CAFE Case Study: Lexus NX Gets Different Fascia To Qualify As "Light Truck"
Although we’ve covered CAFE and its effects on the new car market before, the launch of the Lexus NX provides us with an interesting example of just how far auto makers will go to have their offerings classified as “light trucks” under the U.S. regulatory scheme which incentivizes manufacturers to offer these sorts of vehicles beyond mere market forces.
To recap quickly, CAFE splits vehicles with a gross vehicle weight rating (GWVR) under 8,500 lbs into two categories: cars and light trucks. Each vehicle has a “footprint” formula based on the vehicle size, with fuel economy targets it must meet. These are added up to a “fleet average” for each manufacturer, and there are a whole host of byzantine rules regarding “credits” for different technologies, like start-stop systems, hybrids and EVs that can be applied. They key concept here is that two vehicles can be the same “footprint”, but the “light truck” has to meet a fuel economy standard that is less stringent than the “car” standard. This ( along with market forces) has been one reason why crossovers have become such a prominent segment in the American auto market.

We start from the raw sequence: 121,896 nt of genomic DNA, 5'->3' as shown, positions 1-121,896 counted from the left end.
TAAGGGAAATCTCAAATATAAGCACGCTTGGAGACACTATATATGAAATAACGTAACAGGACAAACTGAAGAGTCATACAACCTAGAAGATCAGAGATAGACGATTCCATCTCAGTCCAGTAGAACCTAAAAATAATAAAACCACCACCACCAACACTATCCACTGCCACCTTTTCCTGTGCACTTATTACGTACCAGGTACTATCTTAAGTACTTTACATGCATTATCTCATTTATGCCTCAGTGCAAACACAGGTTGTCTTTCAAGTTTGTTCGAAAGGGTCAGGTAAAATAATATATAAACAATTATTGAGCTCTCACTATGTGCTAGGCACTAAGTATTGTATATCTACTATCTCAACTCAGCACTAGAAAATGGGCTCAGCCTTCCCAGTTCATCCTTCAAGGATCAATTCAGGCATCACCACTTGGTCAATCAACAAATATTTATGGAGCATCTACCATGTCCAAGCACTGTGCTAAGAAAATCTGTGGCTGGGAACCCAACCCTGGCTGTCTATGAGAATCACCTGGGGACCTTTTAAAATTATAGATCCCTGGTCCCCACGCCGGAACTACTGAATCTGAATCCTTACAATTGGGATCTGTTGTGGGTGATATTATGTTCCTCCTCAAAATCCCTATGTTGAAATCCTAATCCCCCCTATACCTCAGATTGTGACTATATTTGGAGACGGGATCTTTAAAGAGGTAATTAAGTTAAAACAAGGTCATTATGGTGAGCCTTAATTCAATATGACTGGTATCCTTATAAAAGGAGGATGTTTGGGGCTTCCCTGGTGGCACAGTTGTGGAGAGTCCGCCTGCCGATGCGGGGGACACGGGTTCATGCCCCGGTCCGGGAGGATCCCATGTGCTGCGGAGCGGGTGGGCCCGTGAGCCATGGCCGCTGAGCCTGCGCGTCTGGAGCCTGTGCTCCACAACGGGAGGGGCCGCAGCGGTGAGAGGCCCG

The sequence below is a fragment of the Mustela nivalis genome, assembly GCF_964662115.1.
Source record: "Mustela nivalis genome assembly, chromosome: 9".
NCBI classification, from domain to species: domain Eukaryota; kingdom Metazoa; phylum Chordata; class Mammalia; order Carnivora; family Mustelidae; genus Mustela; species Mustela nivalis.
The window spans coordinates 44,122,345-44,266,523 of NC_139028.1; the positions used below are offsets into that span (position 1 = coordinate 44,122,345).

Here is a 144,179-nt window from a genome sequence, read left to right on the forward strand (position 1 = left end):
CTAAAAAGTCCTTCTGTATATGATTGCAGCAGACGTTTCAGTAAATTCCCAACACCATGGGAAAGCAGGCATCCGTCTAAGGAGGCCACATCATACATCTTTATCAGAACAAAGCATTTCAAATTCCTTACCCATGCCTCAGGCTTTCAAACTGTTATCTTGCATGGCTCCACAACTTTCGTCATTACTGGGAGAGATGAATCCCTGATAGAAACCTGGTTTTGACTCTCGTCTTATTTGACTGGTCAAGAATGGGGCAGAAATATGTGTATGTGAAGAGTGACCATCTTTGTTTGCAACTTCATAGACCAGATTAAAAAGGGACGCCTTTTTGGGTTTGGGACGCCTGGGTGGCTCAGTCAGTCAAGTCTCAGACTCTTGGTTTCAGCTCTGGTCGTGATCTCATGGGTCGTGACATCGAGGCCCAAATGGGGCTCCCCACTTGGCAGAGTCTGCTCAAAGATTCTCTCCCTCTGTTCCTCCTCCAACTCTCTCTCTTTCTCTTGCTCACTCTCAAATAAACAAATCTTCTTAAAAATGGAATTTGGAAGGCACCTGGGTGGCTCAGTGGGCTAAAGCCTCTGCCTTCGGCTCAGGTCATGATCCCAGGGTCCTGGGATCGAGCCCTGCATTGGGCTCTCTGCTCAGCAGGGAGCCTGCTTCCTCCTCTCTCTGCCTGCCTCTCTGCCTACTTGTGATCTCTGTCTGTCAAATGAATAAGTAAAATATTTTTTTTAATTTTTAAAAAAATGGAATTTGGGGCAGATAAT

As the crew at Top Gear Philippines discovered, the Lexus NX doesn’t just meet the standard of being a “light truck” by virtue of its approach angle. The solution is a different fascia for North American markets, such as the one shown above. Compare that to the one below, which has a “fuller”, square-jawed appearance.
The change in fascia isn’t the most onerous hurdle to overcome, but it does illustrate the fickle nature of the regulations, and how far auto makers will go to meet them – and exploit the various loopholes contained within.
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